Packing out an elk is no simple task; it requires strength and stamina in order to transport its heavy load across multiple trips.
Heavy training involves high-intensity work that’s demanding on your muscles and may lead to injury if you aren’t prepared. But there are ways you can strengthen and stamina before the season starts!
An elk can be an extremely challenging animal for hunters to bring down to the ground. Due to terrain, vegetation and position it can be very challenging getting this beast onto your back; then once out you must figure out how best to pack out this animal with ease and efficiency.
Quartering an animal into four parts is crucial to making it easier to carry and transport. Furthermore, this saves space in your pack while also enabling more meat to fit inside a cooler.
Start by cutting across the top of the rib cage in a straight line down along the spinal column, so as to expose any backstraps you need to remove.
Proceed by skinning the hide from just above the top of the shoulder blade (scapula) down to its base in less than one minute.
As you will need to use bone saws (available from any sporting goods retailer) to cut through and bone out meat, try doing this as close to the rear end as possible. Doing this may help with weight issues and muscle mass removal.
Once the meat has been boned, you’ll need to remove its head and four legs – this may take some time depending on how big your elk is.
Once this step is complete, place the elk into a game bag and hang it in an enclosed, shaded area on some logs so air can circulate and cool it down quickly. Colorado winter nights can get extremely cold during September – this helps ensure its meat remains near freezing throughout the day.
Once the elk is cold enough to handle, you can begin cooking it or freezing it to keep its freshness longer.
If you don’t have access to a freezer, another way of freezing elk meat can be in water; this method will also help it remain fresher longer by extracting moisture from its meat. Just be careful that no blood or fluids remain on it as this could turn the ice into liquid and ruin its effects.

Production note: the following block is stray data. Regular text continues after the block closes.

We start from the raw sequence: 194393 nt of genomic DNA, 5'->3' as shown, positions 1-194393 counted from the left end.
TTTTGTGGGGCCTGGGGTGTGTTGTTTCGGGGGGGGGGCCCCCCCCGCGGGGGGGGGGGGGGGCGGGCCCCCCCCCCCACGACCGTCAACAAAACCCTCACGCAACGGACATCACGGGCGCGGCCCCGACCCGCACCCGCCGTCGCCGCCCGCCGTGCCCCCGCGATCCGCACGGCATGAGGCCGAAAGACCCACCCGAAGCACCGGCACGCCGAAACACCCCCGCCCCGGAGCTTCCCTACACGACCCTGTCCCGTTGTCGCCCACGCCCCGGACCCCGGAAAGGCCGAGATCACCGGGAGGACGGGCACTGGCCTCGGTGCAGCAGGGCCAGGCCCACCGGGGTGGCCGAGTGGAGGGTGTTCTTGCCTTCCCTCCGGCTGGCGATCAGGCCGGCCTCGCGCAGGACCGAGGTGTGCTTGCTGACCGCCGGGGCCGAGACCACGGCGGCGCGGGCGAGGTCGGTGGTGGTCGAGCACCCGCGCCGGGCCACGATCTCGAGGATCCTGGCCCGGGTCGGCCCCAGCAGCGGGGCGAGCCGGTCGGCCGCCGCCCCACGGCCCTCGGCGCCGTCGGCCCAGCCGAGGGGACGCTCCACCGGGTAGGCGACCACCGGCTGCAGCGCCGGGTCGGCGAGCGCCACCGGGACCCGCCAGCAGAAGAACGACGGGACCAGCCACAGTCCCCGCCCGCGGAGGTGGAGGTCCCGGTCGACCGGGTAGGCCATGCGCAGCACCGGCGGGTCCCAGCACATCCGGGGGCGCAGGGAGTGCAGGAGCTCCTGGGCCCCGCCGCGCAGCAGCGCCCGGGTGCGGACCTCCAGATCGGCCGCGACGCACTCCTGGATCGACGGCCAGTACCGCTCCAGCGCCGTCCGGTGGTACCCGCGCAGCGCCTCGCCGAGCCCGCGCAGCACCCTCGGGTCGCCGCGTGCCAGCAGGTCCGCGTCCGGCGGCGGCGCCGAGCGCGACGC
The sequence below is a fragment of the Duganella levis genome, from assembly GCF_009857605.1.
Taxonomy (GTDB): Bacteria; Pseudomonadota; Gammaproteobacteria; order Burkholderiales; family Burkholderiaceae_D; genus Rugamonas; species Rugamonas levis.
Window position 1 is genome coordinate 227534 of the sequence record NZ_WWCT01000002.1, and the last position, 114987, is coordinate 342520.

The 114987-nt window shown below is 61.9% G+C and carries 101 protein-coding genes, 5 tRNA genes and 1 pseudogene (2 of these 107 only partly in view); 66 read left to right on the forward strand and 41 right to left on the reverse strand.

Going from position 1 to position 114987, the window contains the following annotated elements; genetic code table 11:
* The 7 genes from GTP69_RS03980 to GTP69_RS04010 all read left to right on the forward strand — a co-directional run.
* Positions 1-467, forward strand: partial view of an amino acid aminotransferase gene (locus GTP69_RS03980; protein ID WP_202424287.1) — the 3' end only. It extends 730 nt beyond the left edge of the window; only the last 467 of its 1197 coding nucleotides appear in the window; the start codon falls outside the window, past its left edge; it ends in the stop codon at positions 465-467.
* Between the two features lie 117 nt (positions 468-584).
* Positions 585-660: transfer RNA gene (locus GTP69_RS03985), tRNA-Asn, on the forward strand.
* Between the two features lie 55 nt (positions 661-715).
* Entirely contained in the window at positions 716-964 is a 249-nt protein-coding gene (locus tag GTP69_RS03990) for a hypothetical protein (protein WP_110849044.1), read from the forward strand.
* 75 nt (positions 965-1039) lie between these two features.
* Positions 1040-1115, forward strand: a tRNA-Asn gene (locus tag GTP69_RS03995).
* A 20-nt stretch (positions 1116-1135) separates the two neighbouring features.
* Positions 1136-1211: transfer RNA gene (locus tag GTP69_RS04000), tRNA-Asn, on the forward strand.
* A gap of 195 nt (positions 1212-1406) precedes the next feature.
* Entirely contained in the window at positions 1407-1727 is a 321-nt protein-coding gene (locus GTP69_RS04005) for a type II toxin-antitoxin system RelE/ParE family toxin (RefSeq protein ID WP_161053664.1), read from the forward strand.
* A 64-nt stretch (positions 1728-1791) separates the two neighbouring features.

Elk hunting can be an exhausting sport when conducted as part of a two-man pack-out, especially under challenging physical circumstances. Knowing your limits prior to embarking on any trip will help prevent injuries.
Pack your gear efficiently so as to minimize weight and make hauling off the mountain once your elk has been shot easier. A good pack can also make this easier.
As soon as it’s time to cut up an elk, it is vital that it is done safely and efficiently in order to reduce the risk of tripping, falling and becoming injured during this process.
Start by skinning out the entire elk from head to tail and placing it on a flat surface; this will prevent its meat from spoiling and keeps your process moving smoothly.
Once the hide has been removed, you can begin by carefully unwrapping each rib. Depending on how large your animal is, quartering may also be beneficial; once done, game bags should be used for quartered animals while loose meat should go into separate bags.
At this stage, it is also beneficial to remove both the front and hind quarters of an elk as well as cut tenderloins out.
If you decide to do this, be sure to strictly abide by these instructions:
- With a gutting blade or gut-hook, cut away any skin covering lower forelegs and hindlegs on either side, before making cuts along the lower abdomen from underneath jawbone and moving upward.
- Start at the point of pelvis and work your way backwards along each rib to open up its skin on its reverse.
- Once the ribs have been extracted from an elk carcass, it can be opened completely for further processing, making it easy to extract its forequarter, hindquarter, tenderloins, etc.
- Ribs should be cut with an axe or saw, then quartered for use in game bags; any leftover meat should be stored in a cool environment until you are ready to consume it.